Inside the Clive Davis’ Pre-Grammy Gala that brought out Black excellence

It was a night of glamour, musical legends, and unapologetic blackness at The Recording Academy and Clive Davis’ Pre-Grammy Gala on Saturday evening in Los Angles.

The annual bash is known for bringing out the biggest stars in the entertainment industry, but 2020 had special flair as Sean ‘Diddy’ Combs (a.k.a Sean ‘Love’ Combs) received the prestigious Icon Award.

TheGrio was on the red carpet and inside The Beverly Hilton ballroom, and saw stars like Beyoncé, Jay-Z, Chance The Rapper, Usher, Cynthia Erivo, Cardi B and Offset, Naomi Campbell, Trevor Noah, Deborah Cox, Miguel, Billy Porter and even Speaker of the House Nancy Pelosi.

Members of the Bad Boy family were there in full effect, with Lil Kim, Faith Evans and husband Stevie J. turning out. Diddy brought all six of his children, making a grand entrance into the Hilton ballroom, flanked by rapper Wiz Khalifa, producer Swizz Beatz, and an entourage of supporters, with faces that showed they were about business– a sign of things to come when Diddy took the stage and gave a passionate speech about diversity at the Grammys.

Another grand entrance came when Janet Jackson entered the ballroom, donning an all-black button up leather dress, surrounded by supporters.  Fans and industry insiders alike pulled out their phones to capture her walking by.

Security was tight as Cardi B and Offset entered The Beverly Hilton, where fans had gathered hours beforehand with signs to cheer her on.

“We waited for you Cardi!” one screamed out as the Bronx-born rapper slid by in a hot pink dress with a plunging neckline, causing the rapper to turn and wave.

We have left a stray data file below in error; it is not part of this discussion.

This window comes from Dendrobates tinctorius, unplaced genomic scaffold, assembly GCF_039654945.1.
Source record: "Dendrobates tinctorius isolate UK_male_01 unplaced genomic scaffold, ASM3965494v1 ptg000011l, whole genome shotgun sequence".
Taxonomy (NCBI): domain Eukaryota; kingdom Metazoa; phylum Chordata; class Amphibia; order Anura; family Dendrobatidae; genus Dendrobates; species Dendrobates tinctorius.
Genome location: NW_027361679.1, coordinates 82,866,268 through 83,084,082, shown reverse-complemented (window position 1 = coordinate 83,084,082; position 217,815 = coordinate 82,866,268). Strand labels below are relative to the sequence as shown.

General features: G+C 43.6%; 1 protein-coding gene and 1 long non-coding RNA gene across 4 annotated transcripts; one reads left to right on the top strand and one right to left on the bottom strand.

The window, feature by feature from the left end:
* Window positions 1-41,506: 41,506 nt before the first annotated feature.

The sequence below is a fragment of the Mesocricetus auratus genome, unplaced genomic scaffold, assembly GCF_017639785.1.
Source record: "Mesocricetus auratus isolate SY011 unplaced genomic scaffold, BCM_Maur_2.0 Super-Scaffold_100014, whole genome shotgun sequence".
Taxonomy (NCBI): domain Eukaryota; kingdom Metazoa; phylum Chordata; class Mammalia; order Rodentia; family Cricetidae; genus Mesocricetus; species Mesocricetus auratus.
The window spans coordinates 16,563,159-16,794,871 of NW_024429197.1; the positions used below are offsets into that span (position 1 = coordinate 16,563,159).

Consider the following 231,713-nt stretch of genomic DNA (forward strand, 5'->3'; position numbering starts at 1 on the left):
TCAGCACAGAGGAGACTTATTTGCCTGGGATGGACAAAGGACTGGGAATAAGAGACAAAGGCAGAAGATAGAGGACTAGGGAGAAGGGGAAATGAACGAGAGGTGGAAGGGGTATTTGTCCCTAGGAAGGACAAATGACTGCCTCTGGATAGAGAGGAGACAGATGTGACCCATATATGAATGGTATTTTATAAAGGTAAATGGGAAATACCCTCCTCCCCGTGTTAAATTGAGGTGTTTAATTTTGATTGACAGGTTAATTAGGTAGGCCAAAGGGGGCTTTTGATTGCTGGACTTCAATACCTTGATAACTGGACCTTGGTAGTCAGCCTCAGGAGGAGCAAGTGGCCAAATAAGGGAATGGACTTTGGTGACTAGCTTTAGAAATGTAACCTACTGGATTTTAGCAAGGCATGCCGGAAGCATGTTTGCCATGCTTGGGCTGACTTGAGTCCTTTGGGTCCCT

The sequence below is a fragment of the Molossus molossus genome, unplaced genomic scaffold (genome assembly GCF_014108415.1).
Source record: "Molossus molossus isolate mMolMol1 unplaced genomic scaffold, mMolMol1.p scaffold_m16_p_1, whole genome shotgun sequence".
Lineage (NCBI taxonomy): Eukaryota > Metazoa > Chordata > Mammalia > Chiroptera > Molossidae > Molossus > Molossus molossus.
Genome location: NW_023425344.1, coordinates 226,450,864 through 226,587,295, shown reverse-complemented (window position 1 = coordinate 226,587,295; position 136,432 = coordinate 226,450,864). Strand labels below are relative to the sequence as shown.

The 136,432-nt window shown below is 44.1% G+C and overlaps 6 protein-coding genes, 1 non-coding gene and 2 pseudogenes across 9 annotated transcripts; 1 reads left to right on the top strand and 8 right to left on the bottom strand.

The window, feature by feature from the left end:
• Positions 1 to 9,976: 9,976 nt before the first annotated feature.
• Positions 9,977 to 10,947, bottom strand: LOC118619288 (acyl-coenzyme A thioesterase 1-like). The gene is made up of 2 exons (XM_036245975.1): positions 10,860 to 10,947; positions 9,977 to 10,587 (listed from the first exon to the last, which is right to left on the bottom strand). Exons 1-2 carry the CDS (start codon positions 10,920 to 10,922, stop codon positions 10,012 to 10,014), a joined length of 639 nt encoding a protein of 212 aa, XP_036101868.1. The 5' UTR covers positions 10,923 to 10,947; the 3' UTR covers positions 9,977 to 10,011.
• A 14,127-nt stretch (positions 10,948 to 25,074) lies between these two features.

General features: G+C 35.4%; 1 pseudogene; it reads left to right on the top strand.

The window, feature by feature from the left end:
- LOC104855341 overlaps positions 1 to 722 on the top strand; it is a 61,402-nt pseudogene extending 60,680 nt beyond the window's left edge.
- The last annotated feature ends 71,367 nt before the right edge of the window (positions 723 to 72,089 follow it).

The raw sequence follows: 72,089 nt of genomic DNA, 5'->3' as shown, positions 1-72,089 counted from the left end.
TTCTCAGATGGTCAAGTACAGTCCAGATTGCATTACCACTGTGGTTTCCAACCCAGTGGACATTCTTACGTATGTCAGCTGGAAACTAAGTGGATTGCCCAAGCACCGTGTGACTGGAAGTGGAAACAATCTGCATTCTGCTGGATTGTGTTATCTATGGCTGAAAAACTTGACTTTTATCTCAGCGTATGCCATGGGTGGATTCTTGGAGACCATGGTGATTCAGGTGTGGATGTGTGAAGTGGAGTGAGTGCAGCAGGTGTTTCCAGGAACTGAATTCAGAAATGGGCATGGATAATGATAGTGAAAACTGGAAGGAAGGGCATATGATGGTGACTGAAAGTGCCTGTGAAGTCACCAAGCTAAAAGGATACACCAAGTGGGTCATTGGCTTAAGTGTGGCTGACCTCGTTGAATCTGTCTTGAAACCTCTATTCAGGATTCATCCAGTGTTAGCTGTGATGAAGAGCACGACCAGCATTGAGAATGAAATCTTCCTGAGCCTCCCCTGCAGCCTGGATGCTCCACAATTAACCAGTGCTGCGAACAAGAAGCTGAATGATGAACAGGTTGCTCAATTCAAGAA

The wait would be well worth it.

Back inside the ballroom, Icon award-winner Diddy didn’t let the fancy atmosphere stop him from keeping it real on stage during his nearly hour-long speech.

“So I say this with love to the Grammys, because you really need to know this, every year y’all be killing us man,” Diddy said. “Man, I’m talking about the pain. I’m speaking for all these artists here, the producers, the executives…The amount of time it takes to make these records, to pour your heart into it, and you just want an even playing field.”

He then went on to challenge the Grammys to get their “ish” together to support diversity in 365 days, echoing concerns from ousted CEO Deborah Dugan about the award process being influenced by conflicts of interest.

“Truth be told, hip-hop has never been respected by the Grammys,” he continued. “Black music has never been respected by the Grammys to the point that it should be.”

The speech earned plenty of applause, even after a long night.  The challenge to push the Grammys to enter a new era of diversity and authenticity was best summed up by Harvey Mason Jr., interim CEO.

“History is created right here in this room,” Mason said. “Looking around, I’m reminded of how much [of] a unifier music is.”

 

 

 

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